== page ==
Looking Closely at Children

Indicator Checklists

How can early educators train their eyes to see the emergence of key abilities in every child in all this mayhem?

It doesn’t take long for educators to learn how widely different children are and how varied are the times abilities appear. Experienced educators notice the new things emerge and smile. It’s cool. Over the years, they have learned to keep an eye out for those little indicators of important abilities, while unskilled educators usually problems. New teachers are more likely to see things that are wrong, while experienced teachers see the little rights. These four checklists are here to help. They are a fast way to improve practice.

I’ve worked at creating lists of key abilities ever since I first worked with children, building what you see here. Once I had it visible this way, I used it regularly, coloring it in over the school year. It seems to me that it takes two groups, two years, of children to train the eye. because the second year gang is so different from the first. After that amount of time, I stopped checking off all the children. I did keep checks going on the few I was most concerned about, because I wanted accurate data when I talked to their families.

Like everything one learns, systematic practice helps you find out what you don’t know you don’t know. The ability to see emergence of all these things is a step up in professionalism. I invite you to try it out and see if you become more of the educator you would like to be.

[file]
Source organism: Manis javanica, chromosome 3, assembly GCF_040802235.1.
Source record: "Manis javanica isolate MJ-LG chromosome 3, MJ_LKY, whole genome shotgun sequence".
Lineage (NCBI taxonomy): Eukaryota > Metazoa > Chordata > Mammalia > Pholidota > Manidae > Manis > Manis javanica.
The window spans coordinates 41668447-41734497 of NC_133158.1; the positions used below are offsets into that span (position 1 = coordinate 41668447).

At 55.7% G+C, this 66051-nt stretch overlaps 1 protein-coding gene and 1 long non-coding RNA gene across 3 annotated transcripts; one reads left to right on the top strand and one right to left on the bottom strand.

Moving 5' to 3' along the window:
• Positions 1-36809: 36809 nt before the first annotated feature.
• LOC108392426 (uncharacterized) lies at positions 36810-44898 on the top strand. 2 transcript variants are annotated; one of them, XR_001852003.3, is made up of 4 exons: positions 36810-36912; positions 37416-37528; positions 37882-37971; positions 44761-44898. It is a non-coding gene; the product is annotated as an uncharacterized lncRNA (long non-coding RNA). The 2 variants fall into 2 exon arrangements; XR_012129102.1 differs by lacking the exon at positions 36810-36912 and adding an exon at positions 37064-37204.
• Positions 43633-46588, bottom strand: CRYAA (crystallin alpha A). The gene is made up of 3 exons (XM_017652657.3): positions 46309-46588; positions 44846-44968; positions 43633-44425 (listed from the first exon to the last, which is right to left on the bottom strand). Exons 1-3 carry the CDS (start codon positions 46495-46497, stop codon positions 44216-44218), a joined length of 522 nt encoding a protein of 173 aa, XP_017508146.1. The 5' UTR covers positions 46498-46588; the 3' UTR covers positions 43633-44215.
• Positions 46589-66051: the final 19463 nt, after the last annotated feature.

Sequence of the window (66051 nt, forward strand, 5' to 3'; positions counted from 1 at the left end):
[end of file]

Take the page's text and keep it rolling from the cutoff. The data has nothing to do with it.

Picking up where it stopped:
Social, Cognitive, Motor, and Expressive Abilities

I offer four sheets of indicators in four areas of growth from toddlerhood to common school age. One could use them for assessment, but that’s not what they are for. These are simple lists of abilities I found significant, bunched in categories that make sense to me, independent of developmental timelines or particular ages. Whether a child masters an item or not is beside the point. When you check off a box that indicates a child demonstrated the item, you can mark the known and turn your antenna in the direction of the unknown.

“Ruby jumped over that bucket.   Eight children are left that I haven’t seen jumping.”

A missing checkmark indicates either (1) the ability has been unseen or (2) the ability is not present so far.  Empty boxes are an indicator of the need for further attentiveness.

“Mary Elizabeth has almost all her boxes checked, but Johnny has only two. I’ll watch him like a hawk.” 

No check mark here!

When you know what to attend to, you can somehow create the conditions that might allow that ability to emerge and be observed.

“Johnny’s greets others with words and a smile box is empty. I am going to make sure I greet everyone today especially when Johnny is around.”

Maybe Johnny will start several weeks or months from now. Maybe not. You get to decide whether that is important. If not, you can choose to leave it blank. You know Johnny and his family, so you get to make that decision. At least you’ll notice it when the time does come. The lists are yours to use the way you want. I have felt free to check off all the items for the incredible Suzie, because I just know she’s that way.

The Indicator Checklists have taught me a lot about who to look for and what to look for, with the lovely side benefit of enjoying the differences in children and focusing on the positive. By working at it systematically one gets the hawk eye.

I changed the color of the checkmark(summer) about every 3 months (fall), so I could provide better (winter) information to the family (spring).

The individual PDF pages open by a click on the image. The PDF for all of them in one document: All Indicator Checklists PDF
expressive

Social

cognitive motoric

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